surrounded by a sheath of dense
CT(epimysium) which continues into the
tendon. Blood vessels and nerves are found
in the CT associated with muscle. The
endomysium contains only capillaries and the
finest neuronal branches.(mark,2013)
Unbranched cylindrical cells
Each muscle cell is called muscle fibre
Numerous flattened nuclei located just
beneath the sarcolemma
Shows regular striations .(Hill,2013)
Sarcolemma – plasma membrane of muscle
Sarcoplasm (cytoplasm of muscle cell) myofibrils,mitochondria, T-tubules,
sarcoplasmic ( smooth endoplasmic)
Sarcosomes – mitochondria of muscles
structural subunit of the muscle fibre
is the myofibril.
Myofilaments are individual filamentous
polymers of myosin ( thick filaments) and
actin ( thin filaments ) and its associated
Thin filaments – composed primarily of the
protein actin .
each thin filament of fibrous actin ( Factin) is a polymer formed from globular
actin molecules ( G- actin)
Tropomyosin , troponin also present.
Thick filaments – composed of protein
Myoglobin – is oxygen- binding protein.
Numerous in red muscle.)
bands / A bands – anisotropic i.e.
birefringent in polarised light.
Light band / I bands – isotropic i.e. do not
alter the plane of light. (Hill,2013)
The functional subunit of the myofibril is
the sarcomere , the segment of the
myofibril b/w Light I band is bisected by a
dense line Z line / Z disk.
Dark A band is bisected by a light region
called H band.
Bisecting the light H band is a narrow dense
line called M line(Hill,2013)
In this disease , Ach
blocked by antibodies
to the receptor
No. of receptor sites are
reduced – weakening of
muscle fiber response
to nerve stimuli
Each skeletal muscle is innervated by a branch of
Action potentials are propogated along motorneurons,
leading to release of Ach at the nuromuscular
junction,depolarisation of the motor end plate and
initiation of action potential in the muscle fiber.
Events occuring between action potential and
contraction in muscle fiber are called excitationcontraction coupling(mechanism that translates the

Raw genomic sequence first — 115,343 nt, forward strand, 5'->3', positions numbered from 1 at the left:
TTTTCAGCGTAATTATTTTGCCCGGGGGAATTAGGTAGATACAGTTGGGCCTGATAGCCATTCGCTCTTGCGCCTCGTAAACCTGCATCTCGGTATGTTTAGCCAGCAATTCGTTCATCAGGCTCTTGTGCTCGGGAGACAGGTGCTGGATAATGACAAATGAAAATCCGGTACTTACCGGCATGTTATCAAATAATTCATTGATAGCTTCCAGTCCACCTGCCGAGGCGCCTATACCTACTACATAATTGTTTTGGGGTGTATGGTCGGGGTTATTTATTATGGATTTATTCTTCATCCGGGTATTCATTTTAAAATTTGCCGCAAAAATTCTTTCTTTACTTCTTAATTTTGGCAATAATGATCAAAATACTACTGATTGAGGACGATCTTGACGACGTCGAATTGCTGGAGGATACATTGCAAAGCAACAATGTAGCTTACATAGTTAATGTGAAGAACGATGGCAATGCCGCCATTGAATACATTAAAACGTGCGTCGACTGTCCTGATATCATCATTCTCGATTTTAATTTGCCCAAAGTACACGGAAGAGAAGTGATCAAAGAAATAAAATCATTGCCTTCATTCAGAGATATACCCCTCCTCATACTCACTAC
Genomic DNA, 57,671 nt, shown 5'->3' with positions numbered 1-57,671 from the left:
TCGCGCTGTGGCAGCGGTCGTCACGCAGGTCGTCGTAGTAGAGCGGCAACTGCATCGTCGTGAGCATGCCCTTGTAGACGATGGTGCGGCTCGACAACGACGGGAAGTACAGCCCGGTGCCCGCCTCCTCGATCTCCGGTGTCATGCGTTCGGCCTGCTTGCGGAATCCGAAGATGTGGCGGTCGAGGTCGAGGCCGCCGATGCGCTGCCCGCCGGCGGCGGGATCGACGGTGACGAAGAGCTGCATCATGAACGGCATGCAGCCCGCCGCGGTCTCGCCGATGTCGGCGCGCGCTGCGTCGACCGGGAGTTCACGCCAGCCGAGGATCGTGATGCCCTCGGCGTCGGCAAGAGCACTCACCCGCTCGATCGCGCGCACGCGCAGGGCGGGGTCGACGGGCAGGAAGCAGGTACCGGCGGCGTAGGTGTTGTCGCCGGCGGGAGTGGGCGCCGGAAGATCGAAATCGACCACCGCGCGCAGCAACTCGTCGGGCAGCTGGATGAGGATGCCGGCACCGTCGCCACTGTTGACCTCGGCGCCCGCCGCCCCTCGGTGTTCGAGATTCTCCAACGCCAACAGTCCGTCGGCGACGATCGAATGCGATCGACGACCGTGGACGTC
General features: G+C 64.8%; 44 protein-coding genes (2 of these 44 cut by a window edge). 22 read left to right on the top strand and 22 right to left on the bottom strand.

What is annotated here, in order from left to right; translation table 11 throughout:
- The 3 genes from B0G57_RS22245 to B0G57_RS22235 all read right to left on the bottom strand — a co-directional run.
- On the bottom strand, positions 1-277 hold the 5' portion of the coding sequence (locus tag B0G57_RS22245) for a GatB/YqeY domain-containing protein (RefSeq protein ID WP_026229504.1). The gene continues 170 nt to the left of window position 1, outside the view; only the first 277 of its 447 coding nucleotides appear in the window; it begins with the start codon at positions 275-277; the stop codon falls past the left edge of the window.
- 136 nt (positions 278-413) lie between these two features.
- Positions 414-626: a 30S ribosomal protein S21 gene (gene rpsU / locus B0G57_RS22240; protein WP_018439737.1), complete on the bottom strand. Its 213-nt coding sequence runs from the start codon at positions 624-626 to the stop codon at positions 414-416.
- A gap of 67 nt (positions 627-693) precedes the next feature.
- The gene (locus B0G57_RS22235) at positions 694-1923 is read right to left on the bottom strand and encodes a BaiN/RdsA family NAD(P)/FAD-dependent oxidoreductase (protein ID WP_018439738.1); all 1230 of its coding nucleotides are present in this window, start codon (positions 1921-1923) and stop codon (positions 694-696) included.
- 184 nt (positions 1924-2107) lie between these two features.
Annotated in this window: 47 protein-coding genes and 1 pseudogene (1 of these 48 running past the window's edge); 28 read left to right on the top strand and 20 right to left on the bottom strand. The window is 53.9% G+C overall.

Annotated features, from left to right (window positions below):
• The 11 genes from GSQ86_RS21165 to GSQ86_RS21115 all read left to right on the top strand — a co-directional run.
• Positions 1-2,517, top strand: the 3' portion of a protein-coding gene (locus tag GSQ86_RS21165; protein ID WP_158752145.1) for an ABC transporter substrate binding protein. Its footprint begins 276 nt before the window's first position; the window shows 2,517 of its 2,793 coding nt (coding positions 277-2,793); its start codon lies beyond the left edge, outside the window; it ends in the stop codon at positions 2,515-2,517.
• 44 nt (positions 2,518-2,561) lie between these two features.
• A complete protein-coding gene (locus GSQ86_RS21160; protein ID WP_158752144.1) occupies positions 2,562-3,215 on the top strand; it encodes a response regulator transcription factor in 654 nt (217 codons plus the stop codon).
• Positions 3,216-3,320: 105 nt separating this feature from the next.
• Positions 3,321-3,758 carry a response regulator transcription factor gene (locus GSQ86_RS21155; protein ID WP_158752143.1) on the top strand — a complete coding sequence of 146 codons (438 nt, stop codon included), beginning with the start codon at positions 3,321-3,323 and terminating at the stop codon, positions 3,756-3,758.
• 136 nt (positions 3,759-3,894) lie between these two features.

muscle action potentialinto the production of
A nerve impulse travels down an axon and
causes the release of acetylcholinein the
neuro muscular junction. Acetylecholine
causes the impulse to spread across the
surface of the sarcolemma.
Depolarisation of sarcolemma-influx of Na+
and efflux of k+. The nerve impulse enters
the T Tubules and Sarcoplasmic Reticulum,
stimulating the release of calcium ions.
Release of Ca ions into actin filaments.
Calcium ions combine with Troponin, shifting
troponin and exposing the myosin binding
sites on the actin.
Head of myosin binds with ATP and makes way
for forming cross- bridges to actin
filament.In this process ATP breaks down to
ADP + Pi. The released energy activates the
myosin cross bridges and results in the sliding
of thin actin myofilament past the thick
The sliding of the myofilaments draws the Z
lines towards each other, the sarcomere
shortens, the muscle fibers contract and
therefore muscle contracts.
ACh is inactivated by Acetylcholinesterase, inhibit the
nerve impulse conduction across the sarcolemma.
Nerve impulse is inhibited, calcium ions are actively
transported back into the Sarcoplasmic Reticulum,
using the energy from the earlier ATP breakdown.
The low calcium concentration causes the myosin cross
bridges to separate from the thin actin myofilaments
and the actin myofilaments return to their relaxed
gravis is caused by a problem
with the transmission of nerve signals to
It is an autoimmune condition, which means
the body's immune system attacks its own
factors also may be associated with
Rarely, mothers with myasthenia gravis have
children who are born with myasthenia gravis
(neonatal myasthenia gravis). If treated
promptly, children generally recover within
two months after birth.
MG can be a difficult diagnosis, as the symptoms
can be subtle and hard to distinguish from both
normal variants and other neurological disorders
A thorough physical examination can reveal easy
A good response to medication can also be
considered a sign of autoimmune pathology.
Muscle fatigability can be tested for many muscles. A thorough
•looking upward and sidewards for 30 seconds: ptosis
(DROOPING OF EYELIDS) and diplopia(DOUBLE VISION)
•looking at the feet while lying on the back for 60 seconds
•keeping the arms stretched forward for 60 seconds
•ten deep knee bends
•walking 30 steps on both the toes and the heels
•five sit-ups, lying down and sitting up completely
•"Peek sign": after complete initial apposition of the
lid margins, they quickly (within 30 seconds) start
to separate and the sclera starts to show
If the diagnosis is suspected, serology can be performed in